Lafever v. Acosta, Inc.

Filing 110

ORDER by Magistrate Judge Bernard Zimmerman denying 80 Motion for Summary Judgment (bzsec, COURT STAFF) (Filed on 5/20/2011)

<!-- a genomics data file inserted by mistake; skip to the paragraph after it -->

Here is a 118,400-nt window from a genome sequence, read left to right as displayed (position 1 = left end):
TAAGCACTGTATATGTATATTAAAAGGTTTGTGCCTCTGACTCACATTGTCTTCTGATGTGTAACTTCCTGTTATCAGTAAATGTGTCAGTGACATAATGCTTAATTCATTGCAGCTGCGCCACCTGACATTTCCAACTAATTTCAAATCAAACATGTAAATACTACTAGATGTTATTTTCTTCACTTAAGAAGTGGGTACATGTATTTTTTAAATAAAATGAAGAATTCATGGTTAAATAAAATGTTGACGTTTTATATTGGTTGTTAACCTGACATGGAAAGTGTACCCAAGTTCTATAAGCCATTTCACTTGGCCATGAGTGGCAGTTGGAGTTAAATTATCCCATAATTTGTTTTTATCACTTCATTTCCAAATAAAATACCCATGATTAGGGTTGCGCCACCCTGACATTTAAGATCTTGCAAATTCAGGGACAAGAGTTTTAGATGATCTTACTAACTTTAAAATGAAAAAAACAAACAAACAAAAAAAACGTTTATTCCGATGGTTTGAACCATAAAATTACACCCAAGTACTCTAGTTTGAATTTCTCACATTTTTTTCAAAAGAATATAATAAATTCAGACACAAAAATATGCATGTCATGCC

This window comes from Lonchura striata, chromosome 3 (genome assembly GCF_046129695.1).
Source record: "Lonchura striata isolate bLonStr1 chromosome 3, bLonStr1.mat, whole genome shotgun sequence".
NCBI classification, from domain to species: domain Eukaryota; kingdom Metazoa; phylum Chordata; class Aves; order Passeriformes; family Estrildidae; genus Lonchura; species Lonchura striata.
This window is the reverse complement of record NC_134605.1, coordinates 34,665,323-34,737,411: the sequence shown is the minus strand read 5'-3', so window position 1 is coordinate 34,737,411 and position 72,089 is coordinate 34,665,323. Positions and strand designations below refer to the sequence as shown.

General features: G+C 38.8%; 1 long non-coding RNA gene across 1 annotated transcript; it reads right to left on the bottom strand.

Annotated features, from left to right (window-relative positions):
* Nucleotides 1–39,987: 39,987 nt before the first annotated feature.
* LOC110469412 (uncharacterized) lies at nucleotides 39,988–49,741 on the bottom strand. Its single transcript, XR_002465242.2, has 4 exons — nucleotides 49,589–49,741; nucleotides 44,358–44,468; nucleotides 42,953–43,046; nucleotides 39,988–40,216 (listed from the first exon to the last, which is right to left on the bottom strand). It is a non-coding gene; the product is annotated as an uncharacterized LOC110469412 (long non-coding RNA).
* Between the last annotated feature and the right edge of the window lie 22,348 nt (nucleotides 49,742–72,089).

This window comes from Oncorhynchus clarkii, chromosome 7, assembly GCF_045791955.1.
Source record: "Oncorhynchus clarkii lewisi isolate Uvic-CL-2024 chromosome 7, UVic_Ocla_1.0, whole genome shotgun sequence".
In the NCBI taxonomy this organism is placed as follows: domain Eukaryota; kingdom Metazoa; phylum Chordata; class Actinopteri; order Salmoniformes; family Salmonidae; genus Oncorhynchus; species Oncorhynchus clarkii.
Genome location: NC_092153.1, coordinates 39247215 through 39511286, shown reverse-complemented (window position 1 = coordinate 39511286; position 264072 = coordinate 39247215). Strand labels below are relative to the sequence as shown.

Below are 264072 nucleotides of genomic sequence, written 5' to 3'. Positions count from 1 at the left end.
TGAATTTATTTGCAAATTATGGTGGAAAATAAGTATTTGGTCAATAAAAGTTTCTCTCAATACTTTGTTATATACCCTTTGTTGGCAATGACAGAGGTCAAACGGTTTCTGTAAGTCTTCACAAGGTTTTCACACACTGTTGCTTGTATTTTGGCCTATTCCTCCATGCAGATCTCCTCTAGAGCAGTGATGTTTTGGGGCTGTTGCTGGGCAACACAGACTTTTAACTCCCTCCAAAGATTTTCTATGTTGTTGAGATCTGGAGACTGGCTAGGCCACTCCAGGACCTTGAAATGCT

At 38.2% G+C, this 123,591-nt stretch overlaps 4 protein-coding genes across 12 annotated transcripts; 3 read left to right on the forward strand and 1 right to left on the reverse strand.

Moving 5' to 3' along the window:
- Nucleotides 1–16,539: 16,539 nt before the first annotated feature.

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1 2 3 4 5 6 7 8 UNITED STATES DISTRICT COURT 9 NORTHERN DISTRICT OF CALIFORNIA 10 11 MARIA LAFEVER Plaintiff(s), 12 v. 13 14 15 16 17 ACOSTA, INC., a Delaware Closed Corporation, also d/b/a ACOSTA TRUEDEMAND, LLC; and also d/b/a ACOSTA MILITARY SALES, LLC; and DOES 1 through 20, inclusive, Defendant(s). 18 ) ) ) ) ) ) ) ) ) ) ) ) ) ) ) ) No. C10-01782 BZ ORDER DENYING DEFENDANT’S MOTION FOR SUMMARY JUDGMENT 19 20 Plaintiff Maria Lafever has sued her former employer, 21 defendant Acosta, Inc.,1 for violating several disability 22 discrimination provisions of the California Fair Employment 23 and Housing Act (FEHA) and for wrongfully terminating her. 24 Now before the Court is defendant’s motion for summary 25 judgment. 26 submitted by the parties and the arguments of counsel, IT IS Docket No. 80. Having considered the papers 27 1 28 Defendant is a sales, marketing, and services company for the food and consumer packaged goods industry. 1 1 HEREBY ORDERED that defendant’s motion is DENIED for the 2 reasons explained below.2 3 I. BACKGROUND3 4 Plaintiff began working for defendant in August 2007 as a 5 Business Manager Assistant. This was an administrative 6 position that required her to complete most of her duties from 7 her desk. 8 Lupus, did not experience any significant health problems 9 until March 2008. Plaintiff, who had previously been diagnosed with Starting in March, plaintiff’s Lupus symptoms returned 10 11 and she began to suffer from other medical conditions. 12 attempted to work while dealing with her health issues, but in 13 June she requested a leave of absence. 14 plaintiff was experiencing exhaustion, shortness of breath, 15 headaches, numbness in her hands, ulcerations in her 16 fingertips, and weight and appetite loss.4 17 She By this time, Even though plaintiff had worked for less than a year and 18 was not eligible for a leave of absence under the Family 19 Medical Leave Act (FMLA), defendant permitted her to take a 20 leave until September 21.5 While the parties dispute some of 21 2 22 The parties have consented to the Court’s jurisdiction for all proceedings, including entry of final judgment under 28 U.S.C. § 636(c). 23 3 24 25 26 27 28 Unless noted otherwise, the facts discussed in this Order are not disputed. 4 Plaintiff was eventually diagnosed with the following medical conditions: (1) secondary pulmonary hypertension; (2) Mixed Connective Tissue Disorder; and (3) Raynaud’s Syndrome. 5 Under defendant’s employment policies, plaintiff was afforded one more week of leave in addition to the 12-week FMLA leave. 2 1 the details of their interactions during plaintiff’s leave and 2 the severity of her medical conditions at that time, they 3 agree that plaintiff eventually exhausted her leave and that 4 defendant terminated her employment effective October 13. 5 Around December, plaintiff informed defendant that she 6 was feeling better and began asking about returning to work. 7 In February 2009, plaintiff sent defendant her release to 8 return to work form. 9 interest in applying for any available positions. 10 however, never interviewed or rehired plaintiff. 11 She also continued to reiterate her Defendant, On March 25, 2010, plaintiff sued defendant in Alameda 12 County Superior Court. 13 under FEHA for failing to provide a reasonable accommodation, 14 failing to engage in the interactive process, and disability 15 discrimination. 16 wrongfully terminated in violation of public policy. 17 Defendant removed the action to this Court and now moves for 18 summary judgment. 19 II. 20 She alleged that defendant was liable Plaintiff also alleged that she was LEGAL STANDARD FOR SUMMARY JUDGMENT Summary judgment is appropriate only when there is no 21 genuine dispute of material fact, and the moving party is 22 entitled to judgment as a matter of law. 23 The moving party bears both the initial burden of production 24 as well as the ultimate burden of persuasion to demonstrate 25 that no genuine dispute of material fact remains. 26 & Marine Ins. Co., Ltd. v. Fritz Companies, Inc., 210 F.3d 27 1099, 1102 (9th Cir. 2000). 28 initial burden, the nonmoving party is required “to go beyond Fed. R. Civ. P. 56. Nissan Fire Once the moving party meets its 3 1 the pleadings and by [its] own affidavits, or by the 2 depositions, answers to interrogatories, and admissions on 3 file, designate specific facts showing that there is a genuine 4 issue for trial.” 5 (1986) (internal quotations and citations omitted). 6 summary judgment, courts are required to view the evidence in 7 the light most favorable to the nonmoving party. 8 Elec. Indus. Co., Ltd. v. Zenith Radio Corp., 475 U.S. 574, 9 587 (1986). Celotex Corp. v. Catrett, 477 U.S. 317, 324 On Matsushita If a reasonable jury could return a verdict in 10 favor of the nonmoving party, summary judgment is 11 inappropriate. 12 248 (1986). 13 III. ANALYSIS 14 A. 15 For plaintiff to prevail on her failure to accommodate Anderson v. Liberty Lobby, Inc., 477 U.S. 242, Reasonable Accommodation 16 cause of action, she must establish that (1) she had a 17 disability within the meaning of FEHA; (2) she was qualified 18 to perform the essential functions of her position with or 19 without accommodation; and (3) defendant failed to reasonably 20 accommodate her disability. 21 California-Orange County, Inc., 173 Cal.App.4th 986, 1009-1010 22 (2009). 23 dispute that plaintiff suffered from a disability or medical 24 condition within the meaning of FEHA. 25 argues that plaintiff could not perform the essential 26 functions of her job. 27 that it reasonably accommodated her disability by providing 28 her with the maximum amount of leave available under its Scotch v. Art Institute of For the purposes of this motion, defendant does not Instead, defendant Even if she could, defendant contends 4 1 2 employment policies. Defendant’s arguments miss the mark. Viewing the 3 evidence in a light most favorable to the plaintiff, a 4 reasonable jury could conclude that defendant is liable for 5 strictly enforcing its maximum leave of absence policy rather 6 than providing plaintiff with a reasonable accommodation such 7 as an extension of her leave. 8 accommodation includes “[j]ob restructuring, part-time or 9 modified work schedules, reassignment to a vacant Under FEHA, a reasonable 10 position,...and other similar accommodations for individuals 11 with disabilities.” 12 v. Lucky Stores, Inc., the Court held that FEHA’s non- 13 exhaustive list of reasonable accommodations includes finite 14 leaves of absence, provided that the employee would likely be 15 able to return to work at the end of the leave. 16 Cal.App.4th 214, 226 (1999); see also Jensen v. Wells Fargo 17 Bank, 85 Cal.App.4th 245, 263 (2000)(“Holding a job open for a 18 disabled employee who needs time to recuperate or heal is in 19 itself a form of reasonable accommodation and may be all that 20 is required where it appears likely that the employee will be 21 able to return to an existing position at some time in the 22 foreseeable future”); Nunes v. Wal-Mart Stores, Inc., 164 F.3d 23 1243, 1247 (9th Cir. 1999)(holding that an unpaid medical 24 leave may be a reasonable accommodation under the ADA). 25 while defendant is not required to wait indefinitely for an 26 employee’s health problems to get better, Hanson, 74 27 Cal.App.4th at 226-27, it cannot enforce a maximum leave 28 policy without first considering whether a reasonable Cal. Gov. Code § 12926(n)(2). 5 In Hanson 74 Thus, 1 accommodation SS such as an additional short-term leave SS 2 would be appropriate for certain employees after they exhaust 3 their FMLA leave. 4 recognize this: 5 6 7 8 9 Defendant’s Medical Leave Policy seems to Associates who are not able to return to work once all eligible leave has been exhausted will be administratively terminated. If an Associate has a qualified disability under the Americans’ with Disabilities Act, a reasonable extension to the Maximum Leave of Absence Policy will be made. When an Associate who has been administratively terminated is released to return to work, every effort will be made to find him/her a position for which they are qualified. 10 11 12 Gerwitz Deposition, Ex. 16 at 2. Defendant’s misplaced reliance on its maximum leave 13 policy also raises an issue for trial regarding plaintiff’s 14 capacity to perform the essential functions of her job. 15 analysis under this prong includes the consideration of 16 whether plaintiff could perform her job with any reasonable 17 accommodation. 18 166 Cal.App.4th 952, 962 (2008)(explaining that the second 19 element of an employee’s FEHA claim turns on whether plaintiff 20 “could perform the essential functions of the relevant job 21 with or without accommodation”)(emphasis added). 22 plaintiff has submitted evidence that she would have been able 23 to return to work if she was afforded a reasonable 24 accommodation such as a short-term leave. 25 plaintiff testified that before her leave was exhausted she 26 notified her boss that she “was trying to come back to work, 27 and that it would probably only be another month...” 28 Deposition at 81. The See Nadaf-Rahrov v. Neiman Marcus Group, Inc., Here, At her deposition, Lafever Defendant’s human resources manager, 6 1 Deborah Karst, also had a conversation with plaintiff around 2 the time her leave was about to expire. 3 31-32. 4 detail, her notes about the conversation contain the following 5 entry: “2 more mons - Per doctor.” 6 Ex. 9. 7 impression that plaintiff needed an indefinite leave of 8 absence. 9 that she needed to extend her leave of absence if she was not Karst Deposition at While Karst does not remember this conversation in Karst Deposition at 31; Karst testified that she was never under the Id. According to plaintiff, Karst instructed her 10 going to return after September 21. 11 102-03. 12 that plaintiff would have been able to perform her job if 13 defendant would have provided her with the accommodation of a 14 reasonable extension of her leave. 15 Lafever Deposition at A reasonable jury could conclude from this evidence Plaintiff also presented evidence that she may have been 16 able to return to her job if defendant accommodated her 17 request for a modified work schedule. 18 that she asked Karst if it was possible for her to resume her 19 job part-time, but Karst denied her request because 20 plaintiff’s boss already had one part-time employee working 21 for him.6 22 genuine issue for trial about whether plaintiff could have 23 performed the essential functions of her job with a modified 24 work schedule accommodation and whether defendant is liable Lafever Deposition at 78. Plaintiff testified This too raises a 25 26 27 28 6 Plaintiff explained that her request for a part-time schedule only meant that she wanted to start work at 10:00 a.m. rather than at 8:00 a.m. Lafever Deposition at 79. Plaintiff admitted that she never conveyed these terms of the request to Karst. Id. at 78. 7 1 for failing to provide such an accommodation. 2 Defendant points out that around the time that 3 plaintiff’s leave was about to expire she was still suffering 4 from many of the symptoms that originally required her to take 5 the leave. 6 she could not use her hands or change her son’s diaper, 7 summing up that she “really couldn’t do anything.”7 8 Defendant also relies heavily in its motion on a 9 certification form from her doctor that Plaintiff sent Lafever Deposition at 58-59. She testified that Id. 10 defendant which estimated she would be disabled and unable to 11 perform work of any kind until March 2009.8 Inciardi 12 7 13 14 15 16 At another point of her deposition, plaintiff testified that she would have been capable of performing each of the essential functions of her job on September 20. Lafever Deposition at 85-91. Plaintiff was not clear whether she could perform these tasks with or without a part-time schedule accommodation, but this is a distinction without a difference since plaintiff’s functional capacity is evaluated under both the “with” or “without” accommodation standards. See NadafRahrov, 166 Cal.App.4th at 962. 17 8 18 19 20 21 22 23 24 25 26 27 28 Plaintiff explains that she only faxed this certification form to defendant after Karst denied her request to work part-time and instructed her to provide the form so that her leave of absence could be extended. Lafever Deposition at 102-03. This explanation helps show that contrary to defendant’s argument, plaintiff’s case is not analogous to Swonke v. Sprint, Inc. 327 F.Supp.2d 1128 (N.D. Cal. 2004). In Swonke, the Court rejected the employee’s summary judgment argument that he was able to perform the essential duties of his job since he had previously submitted 21 doctor notes, over the course of two years, claiming that he could not return to work. Id. at 1133-34. One of the reasons Swonke held that the doctor notes were controlling was because there was no evidence on the record to support the employee’s claim that he was capable of working during the contested time. Id. In this case, however, plaintiff has presented evidence that she could perform her job through her testimony that she needed a short extension of her leave and her specific request to work part-time. Plaintiff, who only submitted one note from her doctor, further explained that she only provided this note after her requested accommodation was denied and she was instructed to do so by defendant. 8 1 Declaration, Ex. C. Whether this reliance is warranted is 2 debatable since plaintiff contends, and defendant does not 3 deny, that Toni Gerwitz, who terminated plaintiff, was unaware 4 of the certification. 5 termination as exceeding her “maximum leave entitlement.” 6 at the hearing, defendant argued that this “unambiguous” 7 certification form, which was dated October 15 by the doctor 8 but had an unexplained fax header dated September 23, 9 confirmed that plaintiff could not return to work and The letter itself gives the reason for Yet 10 defendant had no other choice but to rely on its contents and 11 terminate plaintiff’s employment. The conflicting evidence only establishes that there is a 12 13 genuine dispute about plaintiff’s ability to work that is 14 proper for a jury to determine. 15 Co., Ltd. v. Zenith Radio Corp., 475 U.S. 574, 587 16 (1986)(requiring courts to view the evidence on summary 17 judgment in the light most favorable to the nonmoving party).9 18 This genuine dispute is highlighted by Karst’s September 30 19 e-mail asking Gerwitz to “process” a “term letter” for 20 plaintiff as she had exceeded “her maximum leave entitlement” 21 and “confirmed to me that she could not return [to work].” 22 Gerwitz Deposition, Ex. 8. 23 denied Karst’s version of their conversation and testified See Matsushita Elec. Indus. Plaintiff, on the other hand, has 24 25 26 27 28 9 The same is true with respect to defendant’s position that plaintiff was unable to work because she was receiving state disability benefits when she was terminated. This is evidence that the jury may consider in assessing plaintiff’s medical condition, but it does not automatically bar plaintiff’s FEHA claim. See Prilliman v. United Air Lines, Inc., 53 Cal.App.4th 935, 963 (1997). 9 1 that she was able to return to work with a reasonable 2 accommodation. 3 evidence, it could find under California law that, rather than 4 provide plaintiff with a reasonable accommodation, such as a 5 short-term leave or a modified work schedule, defendant 6 improperly terminated her instead. If the jury accepts plaintiff’s version of the 7 B. 8 Employers under FEHA must engage in a “timely, good 9 faith, interactive process with the employee or applicant to Interactive Process 10 determine effective reasonable accommodations...” 11 Code § 12940(n). 12 the interactive process, “no magic words are necessary, and 13 the obligation [to accommodate] arises once the employer 14 becomes aware of the need to consider an accommodation.” 15 Scotch, 173 Cal.App.4th at 1014 (quoting Gelfo v. Lockheed 16 Martin Corp., 140 Cal.App.4th 34, 62 (2006)). 17 interact is continuous and an employer may be held liable for 18 breakdowns in the process even when it initially took some 19 steps to work with the employee. 20 Cal.App.4th at 985-86. 21 Cal. Gov. While FEHA requires the employee to initiate The duty to Nadaf-Rahrov, 166 Defendant argues that it cannot be liable for failing to 22 engage in the interactive process because any potential 23 accommodation would have been futile since plaintiff could not 24 perform the essential functions of her job. 25 earlier, there is a genuine issue for trial about whether 26 plaintiff was a qualified individual under FEHA. 27 defendant had a burden under the interactive process to 28 consider reasonable accommodations and continually interact 10 As explained Furthermore, 1 with the employee in good faith. A reasonable jury could 2 conclude that defendant, which was aware of plaintiff’s 3 medical problems, should have worked with plaintiff around the 4 time her leave was expiring to determine whether any 5 reasonable accommodations would help her. 6 Memorial Hospitals Ass’n., 239 F.3d 1128, 1137 (9th Cir. 7 2001)(holding that after the employee had requested an 8 accommodation that was rejected, the employer had an 9 affirmative duty to explore alternative methods of See Humphrey v. 10 accommodation before terminating the employee). In a similar 11 manner, a jury could find that defendant, before deciding to 12 terminate plaintiff, should have followed up with plaintiff or 13 her doctor regarding her medical condition and the ambiguous 14 content of her doctor’s certification form. 15 166 Cal.App.4th at 989 (“In some circumstances, an employer 16 may need to consult directly with the employee’s physician to 17 determine the employee’s medical restrictions and prognosis 18 for improvement or recovery”)(citations omitted). See Nadaf-Rahrov, 19 C. Disability Discrimination 20 Under FEHA, plaintiff can establish a prima facie case 21 for disability discrimination by showing that (1) she suffers 22 from a disability; (2) she is otherwise qualified to do the 23 job; and (3) she was subjected to an adverse employment action 24 because of her disability. 25 Co., 150 Cal.App.4th 864, 886 (2007). 26 that plaintiff’s claim fails as a matter of law because she 27 was not able to perform her job. 28 that there is a genuine dispute for trial regarding this Faust v. Calif. Portland Cement 11 Defendant again argues The Court has already ruled 1 issue. 2 Plaintiff claims she was subject to two separate adverse 3 employment actions; defendant illegally terminated her in 4 October 2008 and defendant failed to reinstate or rehire her 5 in early 2009 when she was ready to return to work. 6 has introduced evidence that she was replaced by a non- 7 disabled person, and that non-disabled people, who appear to 8 be less qualified than she was, were given the positions in 9 which she was interested. Plaintiff Defendant has not shown that it is 10 entitled to summary judgment on the third element of 11 plaintiff’s claim. 12 court acknowledged that the plaintiff can establish the latter 13 element for purposes of a wrongful discharge or adverse 14 employment action claim by showing that he or she was subject 15 to an adverse employment action and that he or she was 16 replaced by a non-disabled person or was treated less 17 favorably than non-disabled employees”)(citations and internal 18 quotations omitted). See Jensen, 85 Cal.App.4th at 254 (“The 19 D. Wrongful Termination Based on Public Policy 20 Defendant moves for summary judgment on plaintiff’s 21 wrongful termination cause of action solely on the grounds 22 that the underlying FEHA causes of action, which constitute 23 public policies, fail as a matter of law. 24 does not grant defendant’s motion on plaintiff’s FEHA causes 25 of action, defendant’s motion on this cause of action is also 26 denied. 27 IV. 28 Because this Court CONCLUSION For the foregoing reasons, defendant’s motion for summary 12 1 judgment is DENIED. 2 Dated: May 20, 2011 3 Bernard Zimmerman United States Magistrate Judge 4 5 6 7 8 9 10 11 12 13 14 15 16 17 18 19 20 21 22 23 24 25 26 27 28 g:\bzall\-bzcases\Lafever v. Acosta\Order Denying Defendant’s Motion for Summary Judgment 13 Final Ruling.wpd